It's Somewhat in the Cold —
And somewhat in the Trudging feet —
And haply, in the World —
The Cruel — smiling — bowing World —
That took its Cambric Way —
Nor heard the timid cry for "Bread" —
"Sweet Lady — Charity" —
Among Redeemed Children
If Trudging feet may stand
The Barefoot time forgotten — so —
The Sleet — the bitter Wind —
The Childish Hands that teased for Pence
Lifted adoring — them —
To Him whom never Ragged — Coat
Did supplicate in vain —
F496 (1862) J717
Dickinson had books by Charles Dickens and at least one book about William Blake in her personal library. Both authors wrote famous works about poor, starving children. Perhaps Dickinson was reading Oliver Twist or thinking about Blake's "The Chimney Sweeper." I vote for the latter, for there is a hint of Blake's caustic irony in this poem. Well, there is if you look at the poem just right.
On a quick read we see how a "Beggar Lad" dies from cold and exhaustion, ignored by passersby. Dickinson economically conveys a callous upper class with its fine clothing through the phrase "Cambric Way." After death, such beggar children lift their "adoring" hands to Jesus – who reputedly answers the supplications of the poor (those in "Ragged – Coat"). Their earthly suffering, the "Barefoot time" and the "bitter Wind," are forgotten.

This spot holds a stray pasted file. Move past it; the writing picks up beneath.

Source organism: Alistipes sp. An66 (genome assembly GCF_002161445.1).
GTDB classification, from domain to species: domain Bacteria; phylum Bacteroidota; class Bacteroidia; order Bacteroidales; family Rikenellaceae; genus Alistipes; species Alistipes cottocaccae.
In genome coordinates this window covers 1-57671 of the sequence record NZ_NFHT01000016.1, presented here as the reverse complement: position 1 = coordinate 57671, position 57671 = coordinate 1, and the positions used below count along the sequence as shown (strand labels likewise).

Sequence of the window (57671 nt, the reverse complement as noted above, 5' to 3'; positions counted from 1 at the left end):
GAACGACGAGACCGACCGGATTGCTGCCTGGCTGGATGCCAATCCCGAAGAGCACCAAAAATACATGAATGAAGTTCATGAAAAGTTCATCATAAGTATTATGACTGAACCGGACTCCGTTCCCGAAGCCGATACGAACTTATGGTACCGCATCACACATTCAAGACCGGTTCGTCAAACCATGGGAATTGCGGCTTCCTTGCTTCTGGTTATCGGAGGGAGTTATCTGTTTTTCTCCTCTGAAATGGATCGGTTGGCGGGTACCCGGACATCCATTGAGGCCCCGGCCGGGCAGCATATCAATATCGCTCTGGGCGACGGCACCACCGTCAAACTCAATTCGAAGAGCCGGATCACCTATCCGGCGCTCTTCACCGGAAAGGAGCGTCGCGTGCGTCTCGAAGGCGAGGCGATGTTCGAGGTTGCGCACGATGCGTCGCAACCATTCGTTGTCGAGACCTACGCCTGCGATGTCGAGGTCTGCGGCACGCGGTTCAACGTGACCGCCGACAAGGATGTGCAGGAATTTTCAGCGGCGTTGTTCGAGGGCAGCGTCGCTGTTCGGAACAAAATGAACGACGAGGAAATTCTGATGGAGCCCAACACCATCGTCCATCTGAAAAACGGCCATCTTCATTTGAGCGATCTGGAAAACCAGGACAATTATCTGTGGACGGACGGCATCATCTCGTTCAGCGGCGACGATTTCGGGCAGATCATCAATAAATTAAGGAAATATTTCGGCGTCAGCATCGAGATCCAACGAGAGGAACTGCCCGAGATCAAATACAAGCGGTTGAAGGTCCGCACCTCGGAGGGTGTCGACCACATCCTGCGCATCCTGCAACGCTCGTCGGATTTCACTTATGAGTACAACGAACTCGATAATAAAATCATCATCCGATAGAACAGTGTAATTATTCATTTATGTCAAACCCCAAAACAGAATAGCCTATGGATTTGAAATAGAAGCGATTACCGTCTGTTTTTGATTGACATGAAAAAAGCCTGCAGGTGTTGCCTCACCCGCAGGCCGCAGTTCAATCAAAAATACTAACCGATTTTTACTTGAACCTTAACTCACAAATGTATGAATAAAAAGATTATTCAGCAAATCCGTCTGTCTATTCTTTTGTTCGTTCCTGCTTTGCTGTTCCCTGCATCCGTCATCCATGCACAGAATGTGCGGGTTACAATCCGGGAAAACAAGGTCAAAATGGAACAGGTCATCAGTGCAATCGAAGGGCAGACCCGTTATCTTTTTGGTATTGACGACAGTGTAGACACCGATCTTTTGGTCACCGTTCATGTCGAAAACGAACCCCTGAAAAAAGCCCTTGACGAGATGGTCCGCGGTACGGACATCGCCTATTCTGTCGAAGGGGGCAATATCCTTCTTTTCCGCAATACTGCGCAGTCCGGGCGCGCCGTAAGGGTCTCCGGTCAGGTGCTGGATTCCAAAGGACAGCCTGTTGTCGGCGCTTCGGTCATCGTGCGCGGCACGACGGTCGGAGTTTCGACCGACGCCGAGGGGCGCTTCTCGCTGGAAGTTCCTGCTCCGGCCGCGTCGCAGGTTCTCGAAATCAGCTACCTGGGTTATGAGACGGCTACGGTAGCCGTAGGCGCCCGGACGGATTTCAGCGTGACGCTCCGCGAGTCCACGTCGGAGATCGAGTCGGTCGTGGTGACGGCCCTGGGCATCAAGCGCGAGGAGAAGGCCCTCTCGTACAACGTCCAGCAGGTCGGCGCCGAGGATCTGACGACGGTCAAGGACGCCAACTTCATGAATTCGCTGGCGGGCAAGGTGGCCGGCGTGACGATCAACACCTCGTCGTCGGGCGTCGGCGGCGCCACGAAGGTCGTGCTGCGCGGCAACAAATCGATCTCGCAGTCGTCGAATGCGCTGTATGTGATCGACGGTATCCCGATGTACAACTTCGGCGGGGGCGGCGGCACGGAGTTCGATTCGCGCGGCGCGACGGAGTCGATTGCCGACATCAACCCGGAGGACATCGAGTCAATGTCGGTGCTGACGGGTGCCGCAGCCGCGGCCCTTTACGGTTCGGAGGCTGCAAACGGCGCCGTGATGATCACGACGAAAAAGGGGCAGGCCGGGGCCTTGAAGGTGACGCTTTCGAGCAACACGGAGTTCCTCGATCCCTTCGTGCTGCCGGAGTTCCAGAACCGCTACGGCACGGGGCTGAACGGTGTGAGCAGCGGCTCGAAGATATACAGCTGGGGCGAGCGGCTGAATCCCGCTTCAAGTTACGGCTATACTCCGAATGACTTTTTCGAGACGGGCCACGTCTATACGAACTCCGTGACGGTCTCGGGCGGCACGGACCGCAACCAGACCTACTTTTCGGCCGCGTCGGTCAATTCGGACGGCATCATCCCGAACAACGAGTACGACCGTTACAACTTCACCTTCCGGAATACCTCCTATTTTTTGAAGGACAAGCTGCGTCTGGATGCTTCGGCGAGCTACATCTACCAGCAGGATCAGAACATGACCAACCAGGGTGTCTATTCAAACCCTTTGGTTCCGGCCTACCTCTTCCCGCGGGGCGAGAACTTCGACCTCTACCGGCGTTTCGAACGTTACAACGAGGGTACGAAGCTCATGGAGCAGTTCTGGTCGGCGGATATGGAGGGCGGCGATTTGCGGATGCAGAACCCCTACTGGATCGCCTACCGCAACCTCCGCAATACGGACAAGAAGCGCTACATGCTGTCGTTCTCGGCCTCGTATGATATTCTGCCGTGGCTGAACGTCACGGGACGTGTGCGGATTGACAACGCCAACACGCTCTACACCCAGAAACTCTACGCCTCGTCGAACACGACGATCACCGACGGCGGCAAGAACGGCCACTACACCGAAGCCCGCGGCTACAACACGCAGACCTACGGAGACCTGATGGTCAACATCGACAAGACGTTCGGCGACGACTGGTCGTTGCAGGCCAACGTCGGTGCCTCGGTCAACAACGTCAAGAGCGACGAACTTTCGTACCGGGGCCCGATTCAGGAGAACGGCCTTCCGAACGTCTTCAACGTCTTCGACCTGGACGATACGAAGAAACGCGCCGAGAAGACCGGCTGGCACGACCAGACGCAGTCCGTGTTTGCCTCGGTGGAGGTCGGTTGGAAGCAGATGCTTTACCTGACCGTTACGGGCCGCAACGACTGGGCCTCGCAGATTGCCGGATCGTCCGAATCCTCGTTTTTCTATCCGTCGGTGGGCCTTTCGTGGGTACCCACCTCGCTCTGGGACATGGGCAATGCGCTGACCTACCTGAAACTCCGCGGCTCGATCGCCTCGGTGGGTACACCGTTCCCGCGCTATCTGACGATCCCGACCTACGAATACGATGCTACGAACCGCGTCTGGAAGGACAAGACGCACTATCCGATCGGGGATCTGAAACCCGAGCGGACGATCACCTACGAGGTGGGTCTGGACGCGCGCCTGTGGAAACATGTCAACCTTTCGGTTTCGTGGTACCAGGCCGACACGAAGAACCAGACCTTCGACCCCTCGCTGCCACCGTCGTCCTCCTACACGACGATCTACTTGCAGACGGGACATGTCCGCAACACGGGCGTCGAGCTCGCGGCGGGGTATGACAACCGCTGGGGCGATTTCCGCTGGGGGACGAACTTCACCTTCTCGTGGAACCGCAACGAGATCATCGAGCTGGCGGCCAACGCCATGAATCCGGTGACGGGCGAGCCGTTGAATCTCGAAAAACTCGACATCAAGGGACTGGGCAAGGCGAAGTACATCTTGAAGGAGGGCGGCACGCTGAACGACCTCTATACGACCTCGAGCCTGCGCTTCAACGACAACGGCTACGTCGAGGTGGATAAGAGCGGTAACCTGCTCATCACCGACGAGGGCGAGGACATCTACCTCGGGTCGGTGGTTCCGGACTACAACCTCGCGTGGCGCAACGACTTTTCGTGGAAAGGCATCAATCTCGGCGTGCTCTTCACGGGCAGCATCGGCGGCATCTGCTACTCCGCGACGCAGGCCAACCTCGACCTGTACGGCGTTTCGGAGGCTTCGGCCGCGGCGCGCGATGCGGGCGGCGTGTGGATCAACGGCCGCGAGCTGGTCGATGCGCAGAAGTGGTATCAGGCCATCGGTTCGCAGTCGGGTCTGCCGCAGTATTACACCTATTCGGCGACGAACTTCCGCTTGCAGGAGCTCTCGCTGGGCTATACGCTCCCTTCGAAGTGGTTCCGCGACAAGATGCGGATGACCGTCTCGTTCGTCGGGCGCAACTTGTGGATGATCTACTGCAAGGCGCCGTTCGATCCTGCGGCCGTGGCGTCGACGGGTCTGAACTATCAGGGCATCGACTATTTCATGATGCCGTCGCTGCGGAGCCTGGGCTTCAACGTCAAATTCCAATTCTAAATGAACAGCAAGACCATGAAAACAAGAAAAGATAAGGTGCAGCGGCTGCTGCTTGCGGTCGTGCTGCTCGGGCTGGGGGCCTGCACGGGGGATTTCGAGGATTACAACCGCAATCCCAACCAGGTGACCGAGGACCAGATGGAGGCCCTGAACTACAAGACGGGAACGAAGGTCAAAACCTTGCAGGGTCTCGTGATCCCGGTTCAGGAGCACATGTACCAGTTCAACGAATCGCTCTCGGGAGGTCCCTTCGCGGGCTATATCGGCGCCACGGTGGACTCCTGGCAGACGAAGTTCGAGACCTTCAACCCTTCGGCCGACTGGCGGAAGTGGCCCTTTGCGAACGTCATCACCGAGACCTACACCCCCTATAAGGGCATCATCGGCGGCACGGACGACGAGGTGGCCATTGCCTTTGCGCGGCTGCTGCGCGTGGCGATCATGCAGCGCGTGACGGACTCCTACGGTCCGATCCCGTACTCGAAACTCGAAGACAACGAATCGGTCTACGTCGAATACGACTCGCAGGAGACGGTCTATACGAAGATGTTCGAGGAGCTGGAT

Except that this rather saccharine ending is at odds with previous Dickinson poems that rail against salvation and grace coming too late, or the incomprehensible suffering of children beneath the gaze of a savior who promised to care for them.
|Children of wealth showing charity|
In "Some, too fragile for winter winds" (F91), Dickinson suggests that despite Jesus' assertion in the bible that even sparrows are not forgotten by God and people are even more precious, there are graves full of "children / Early aged, and often cold, / Sparrow, unnoticed by the Father – / Lambs for whom time had not a fold." In F195, "Victory comes late," the poet rather scathingly wonders why God's "Table" is “spread too high” so that we have to “dine on tiptoe” as if God is not a particularly loving father. In addition, what we receive is often too little or else too late. In "He told a homely tale" (F486), Dickinson describes a homeless orphan and implies that it is she who "ransomed it – alive," and that both heaven and earth, both early and heavenly father, had failed the boy.
With that undercurrent of bitterness against the unfairness of suffering in this world, I'm tempted to read the last two lines of this poem ironically. Perhaps Dickinson means us to consider whether or not ragged-coated children ever do raise their supplicating hands in vain, and she is implying that they certainly do.
I must admit, though, I am reaching a bit with this interpretation. It is likely that Dickinson penned this from sincere sentimentality (common among Victorian authors) – and hope that the next life will be a better one for the suffering children.